The fish proved easy to catch: I hooked seven red-bellied piranhas. The guides collected them in a plastic bin and took them back to the riverboat, where I asked the chef if I could help him prepare them for dinner. In the small galley, with towels wrapped around our hands to protect us from their razor-sharp scales, we cleaned the fish, dredged them in flour and spices, and fried them.

Like the river dolphins, piranhas are at the center of their own set of myths. Some Amazonians consider it taboo to dine on predatory fish like piranha; others say it’s an aphrodisiac. Either way, it’s not very tasty, even drenched in freshly squeezed lime juice.

Piranhas are also the most hyped creature in the Amazon. They rarely, if ever, go into ferocious feeding frenzies, and rarely attack humans. Still, it’s hard to convince yourself they’re angels when you take an up-close look at their serrated teeth, which indigenous people use to make tools and weapons. I showed the piranha my utmost respect.

The foundation of life

Respecting nature is the foundation of life for the people of the Amazon. For ribereños, nature provides shelter, drinking water, food, religion, and medicine. One myth says that protective spirits reside in the lapuna tree, and even illegal loggers know that if you cut down the wrong lapuna, really bad things will happen to you.

The No. 1 person in the Amazon to respect the power of nature, myths and all, is the local shaman. My Amazon riverboat expedition afforded me an opportunity to meet a local shaman for a ceremony and educational lesson in medicinal plants of the Amazon.

A shaman is a spiritual medicine man who has spent his lifetime committed to understanding the healing power of the rainforest, both spiritually and medicinally. The rainforest is his university, and his professors are other shamans who have orally passed their knowledge down to him.

Sadly, Amazonian shamanism is a dying practice—not many young people want to commit themselves to the intensive self-study, which new generations may see as antiquated. Yet so many inhabitants of the rainforest rely on the shaman, often visiting him for healing before venturing by boat—sometimes for days on end—to see a doctor schooled in Western medicine.

Once again, I decided to believe what I didn’t completely understand. One afternoon, we gathered on the hand-hewn benches in a small village and sat rapt for an hour before the shaman known as Maestro Juan. While I’d like to say he was wearing some sort of inspiring, of-the-rainforest getup involving scarlet macaw feathers and the vine of ancient plants, Maestro Juan was dressed like a regular guy in a polo shirt and ripped jeans.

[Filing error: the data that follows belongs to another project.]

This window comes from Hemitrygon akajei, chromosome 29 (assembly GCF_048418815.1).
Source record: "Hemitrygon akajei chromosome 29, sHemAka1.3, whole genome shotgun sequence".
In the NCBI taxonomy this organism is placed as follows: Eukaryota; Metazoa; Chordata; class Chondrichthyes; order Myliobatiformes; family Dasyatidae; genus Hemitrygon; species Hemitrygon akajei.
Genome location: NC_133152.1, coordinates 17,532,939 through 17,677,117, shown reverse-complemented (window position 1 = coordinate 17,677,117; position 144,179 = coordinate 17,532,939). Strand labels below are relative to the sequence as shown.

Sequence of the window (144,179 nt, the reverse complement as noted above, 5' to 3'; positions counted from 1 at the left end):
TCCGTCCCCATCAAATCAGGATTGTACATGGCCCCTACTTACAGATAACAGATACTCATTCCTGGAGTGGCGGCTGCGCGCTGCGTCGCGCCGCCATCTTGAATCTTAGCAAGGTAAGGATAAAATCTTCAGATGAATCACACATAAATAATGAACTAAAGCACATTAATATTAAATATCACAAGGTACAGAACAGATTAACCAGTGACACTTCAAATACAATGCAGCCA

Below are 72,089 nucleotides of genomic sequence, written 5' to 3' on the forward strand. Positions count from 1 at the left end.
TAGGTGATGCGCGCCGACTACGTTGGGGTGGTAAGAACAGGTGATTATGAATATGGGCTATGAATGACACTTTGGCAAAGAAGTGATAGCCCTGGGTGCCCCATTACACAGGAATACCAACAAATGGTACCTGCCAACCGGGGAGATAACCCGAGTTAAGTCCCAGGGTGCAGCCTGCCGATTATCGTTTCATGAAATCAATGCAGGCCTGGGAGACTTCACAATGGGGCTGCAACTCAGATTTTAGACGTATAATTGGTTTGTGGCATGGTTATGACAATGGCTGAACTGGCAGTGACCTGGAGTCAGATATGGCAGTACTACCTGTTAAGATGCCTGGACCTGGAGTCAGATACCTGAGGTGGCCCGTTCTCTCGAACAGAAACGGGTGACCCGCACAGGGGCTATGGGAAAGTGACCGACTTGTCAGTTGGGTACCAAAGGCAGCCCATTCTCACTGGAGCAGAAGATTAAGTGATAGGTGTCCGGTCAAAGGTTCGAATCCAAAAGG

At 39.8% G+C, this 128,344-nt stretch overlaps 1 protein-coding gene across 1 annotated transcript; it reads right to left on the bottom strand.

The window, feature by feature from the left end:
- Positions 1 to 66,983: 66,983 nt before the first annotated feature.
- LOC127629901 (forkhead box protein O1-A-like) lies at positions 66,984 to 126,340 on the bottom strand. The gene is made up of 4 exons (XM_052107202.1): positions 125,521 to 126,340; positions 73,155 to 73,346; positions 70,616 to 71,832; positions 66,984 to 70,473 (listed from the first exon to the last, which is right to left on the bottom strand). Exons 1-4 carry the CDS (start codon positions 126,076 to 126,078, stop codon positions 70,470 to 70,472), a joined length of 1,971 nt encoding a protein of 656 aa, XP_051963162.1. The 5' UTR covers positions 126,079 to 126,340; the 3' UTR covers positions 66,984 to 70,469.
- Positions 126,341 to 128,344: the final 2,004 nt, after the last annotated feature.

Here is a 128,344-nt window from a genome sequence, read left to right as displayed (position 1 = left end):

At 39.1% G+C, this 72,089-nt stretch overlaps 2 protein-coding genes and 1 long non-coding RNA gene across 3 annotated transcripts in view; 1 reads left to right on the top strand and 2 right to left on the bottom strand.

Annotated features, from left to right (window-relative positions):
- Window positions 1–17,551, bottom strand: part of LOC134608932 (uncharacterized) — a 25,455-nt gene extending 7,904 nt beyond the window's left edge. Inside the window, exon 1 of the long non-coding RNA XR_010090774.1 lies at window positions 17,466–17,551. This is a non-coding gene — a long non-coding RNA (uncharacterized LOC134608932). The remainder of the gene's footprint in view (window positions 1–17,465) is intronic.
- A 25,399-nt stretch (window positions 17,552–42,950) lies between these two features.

He lit a hand-rolled cigarette of sacred mapacho tobacco and blew the smoke from his mouth onto the crowns of our heads. Following the instructions provided through an interpreter, I used my hands to “wash” my body with the smoke. I listened as the shaman described the purpose of a half-dozen murky liquids in old plastic soda bottles. They all healed different ailments.

I took a whiff of ayahuasca, the legendary hallucinogenic potion that induces spiritual journeys. This particular expedition doesn’t include an ayahuasca ceremony, but we were grateful for the opportunity to learn about the plant-based potion that’s said to relieve people of emotional burdens.

And, really, you don’t need to go through a painful, drug-induced journey to be changed by the rainforest. You still can experience its magic on a comfortable riverboat with a fully stocked bar and air conditioned cabins. As long as you immerse in the experience—and its myths, whether believable or not—you will go home changed, as I did.

Just do me a favor and don’t look a pink river dolphin in the eye while you’re there—unless, of course, you want to have the most dreadful nightmares for the rest of your life.

Elissa Leibowitz Poma is a travel writer based in Washington, D.C.

Reprinted from the January/February 2017 edition of AAA EnCompass.

Lead image (c) JJ Huckin/WWF-US